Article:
The play opens at night, in the back streets of the wealthy Italian city of Venice, where Iago, who is a soldier under Othello's command, is busy tricking the gullible and lovesick Roderigo into believing he still has a chance of securing Desdemona's affection. He persuades Roderigo that Desdemona's love for the Moor is unnatural and cannot last, telling Roderigo to persist in his attempts to win Desdemona over by cunning means and promising, for a fee, to help in this task. He claims to be motivated by professional hatred of Othello for choosing a Florentine, Michael Cassio, as his lieutenant when he, Iago, was better suited to the post, and makes clear that he feigns loyalty to Othello only because this will enable him to mislead and undermine the general later.
The two then set about rousing Brabantio, Desdemona's father, informing him, in sexually crude and racist language, that his daughter has secretly eloped with Othello. Appalled to find his daughter is indeed missing from the house, Brabantio believes she must have been abducted and sets off to confront the Moor.
Meanwhile, Othello has been woken with news that the Turks, the enemies of the Venetians, have sent a fleet to invade the island of Cyprus, and that he should prepare to go to war at once. Brabantio and his men arrive and insist on taking Othello before the senate to answer the accusation that he has bewitched and stolen Desdemona; but when the Duke hears first Othello, and then Desdemona, describe the growth and extent of their love for one another, Brabantio's accusations are dismissed. Othello agrees to lead the Venetian defence of Cyprus, insisting that his new wife should be allowed to accompany him to the island. The extent of Othello's misplaced trust in Iago is underlined when he appoints him to take care of Desdemona on the sea voyage to Cyprus.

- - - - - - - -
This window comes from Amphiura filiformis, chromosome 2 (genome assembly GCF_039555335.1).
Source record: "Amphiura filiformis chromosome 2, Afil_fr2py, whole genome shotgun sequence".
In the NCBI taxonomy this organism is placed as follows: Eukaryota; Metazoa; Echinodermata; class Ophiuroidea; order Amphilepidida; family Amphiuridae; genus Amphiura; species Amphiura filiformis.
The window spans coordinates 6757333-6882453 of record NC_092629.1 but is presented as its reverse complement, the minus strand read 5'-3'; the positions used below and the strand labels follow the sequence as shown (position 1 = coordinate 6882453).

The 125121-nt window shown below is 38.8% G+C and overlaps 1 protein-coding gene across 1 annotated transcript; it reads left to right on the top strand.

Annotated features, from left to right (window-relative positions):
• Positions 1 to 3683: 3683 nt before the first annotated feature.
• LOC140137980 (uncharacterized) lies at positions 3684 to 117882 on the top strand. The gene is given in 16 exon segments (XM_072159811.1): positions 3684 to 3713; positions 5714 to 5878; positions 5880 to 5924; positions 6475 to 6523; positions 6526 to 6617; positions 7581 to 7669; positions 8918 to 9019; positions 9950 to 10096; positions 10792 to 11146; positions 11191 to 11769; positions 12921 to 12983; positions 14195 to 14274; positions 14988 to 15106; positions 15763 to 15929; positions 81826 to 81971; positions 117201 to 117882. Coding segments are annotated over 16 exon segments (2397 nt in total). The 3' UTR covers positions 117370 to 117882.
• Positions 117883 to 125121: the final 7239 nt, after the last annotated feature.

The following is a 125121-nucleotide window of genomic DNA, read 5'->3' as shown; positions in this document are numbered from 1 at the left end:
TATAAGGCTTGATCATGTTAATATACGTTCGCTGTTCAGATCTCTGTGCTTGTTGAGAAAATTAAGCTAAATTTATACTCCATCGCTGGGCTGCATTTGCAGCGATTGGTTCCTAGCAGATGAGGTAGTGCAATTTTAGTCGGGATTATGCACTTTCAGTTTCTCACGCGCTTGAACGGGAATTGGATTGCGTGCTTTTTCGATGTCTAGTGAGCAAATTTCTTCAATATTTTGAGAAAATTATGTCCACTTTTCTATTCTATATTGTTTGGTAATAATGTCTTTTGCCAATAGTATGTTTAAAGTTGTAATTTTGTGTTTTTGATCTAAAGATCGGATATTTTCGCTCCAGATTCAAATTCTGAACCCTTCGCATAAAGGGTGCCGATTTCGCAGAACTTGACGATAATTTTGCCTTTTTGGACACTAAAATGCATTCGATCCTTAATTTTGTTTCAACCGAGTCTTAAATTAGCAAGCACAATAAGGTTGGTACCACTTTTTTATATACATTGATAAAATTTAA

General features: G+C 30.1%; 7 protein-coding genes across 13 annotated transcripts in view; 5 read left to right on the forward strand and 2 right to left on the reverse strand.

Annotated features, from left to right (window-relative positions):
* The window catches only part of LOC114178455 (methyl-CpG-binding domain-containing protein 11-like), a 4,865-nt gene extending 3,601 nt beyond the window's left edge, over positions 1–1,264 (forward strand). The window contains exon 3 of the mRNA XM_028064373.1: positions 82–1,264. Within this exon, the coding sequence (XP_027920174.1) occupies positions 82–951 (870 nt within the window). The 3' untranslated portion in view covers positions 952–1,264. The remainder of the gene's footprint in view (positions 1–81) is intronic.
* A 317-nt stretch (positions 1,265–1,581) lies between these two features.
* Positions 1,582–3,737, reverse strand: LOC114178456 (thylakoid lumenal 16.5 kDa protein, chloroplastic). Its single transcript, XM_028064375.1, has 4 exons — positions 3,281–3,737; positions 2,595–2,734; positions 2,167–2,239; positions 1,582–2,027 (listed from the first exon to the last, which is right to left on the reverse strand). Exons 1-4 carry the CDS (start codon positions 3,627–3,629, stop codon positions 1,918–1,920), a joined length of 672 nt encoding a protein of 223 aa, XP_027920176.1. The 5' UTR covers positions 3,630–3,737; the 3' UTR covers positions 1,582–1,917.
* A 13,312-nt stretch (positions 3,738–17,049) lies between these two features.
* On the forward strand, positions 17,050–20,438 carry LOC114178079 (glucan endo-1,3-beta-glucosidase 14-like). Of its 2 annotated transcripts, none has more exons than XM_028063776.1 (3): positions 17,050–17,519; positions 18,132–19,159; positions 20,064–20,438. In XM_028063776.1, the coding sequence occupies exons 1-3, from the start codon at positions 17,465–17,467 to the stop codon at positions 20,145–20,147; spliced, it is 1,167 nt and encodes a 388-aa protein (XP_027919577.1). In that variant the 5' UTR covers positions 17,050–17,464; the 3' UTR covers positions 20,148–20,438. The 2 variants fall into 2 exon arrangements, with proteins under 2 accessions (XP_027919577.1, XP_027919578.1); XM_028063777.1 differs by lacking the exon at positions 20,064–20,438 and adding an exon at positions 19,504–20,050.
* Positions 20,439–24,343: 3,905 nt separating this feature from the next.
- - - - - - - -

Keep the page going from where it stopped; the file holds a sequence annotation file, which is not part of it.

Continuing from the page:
Having again cunningly persuaded Roderigo to continue his pursuit of Desdemona in Cyprus, Iago further reveals to the audience the depth of his own hatred for Othello. He despises the Moor's nobility and seems to be consumed by sexual jealousy, firstly because he too desires Desdemona and secondly because he suspects, on the basis of rumour alone, that Othello may have slept with his own wife, Emilia, Desdemona's servant. We realise he is grimly waiting for an opportunity to wreak havoc on the happiness of the newlyweds.
Iago's trump card is the handkerchief, a token of love given to Desdemona by Othello, which Desdemona has dropped by accident in an earlier scene though, crucially, she denies having mislaid it. Ensuring that Othello believes Cassio has the handkerchief, Iago is able to offer seeming proof of his liaison with Othello's wife. Now convinced beyond all doubt that Desdemona has betrayed him, he and Iago, whom he has now made his lieutenant, secretly vow to murder her and her supposed lover.
Cassio's murder is bungled, however, and though Iago kills Roderigo in an effort to silence him, letters are found on Roderigo's body that clearly implicate Iago. Meanwhile, bemused by the changes in her husband?s behaviour and protesting her innocence to the last, Desdemona is smothered to death by Othello in her bedchamber. When Emilia comes to inform her mistress of the attempt on Cassio's life, she is bewildered to find her murdered and summons others. Othello initially denies responsibility, then insists that the killing is justified because his wife was a whore. Only now does he learn from Emilia (who dies at Iago's hands for revealing the truth) how far her husband has deluded him. Appalled, he kills himself. Iago, refusing to give reasons for his treachery, is led away to be tortured.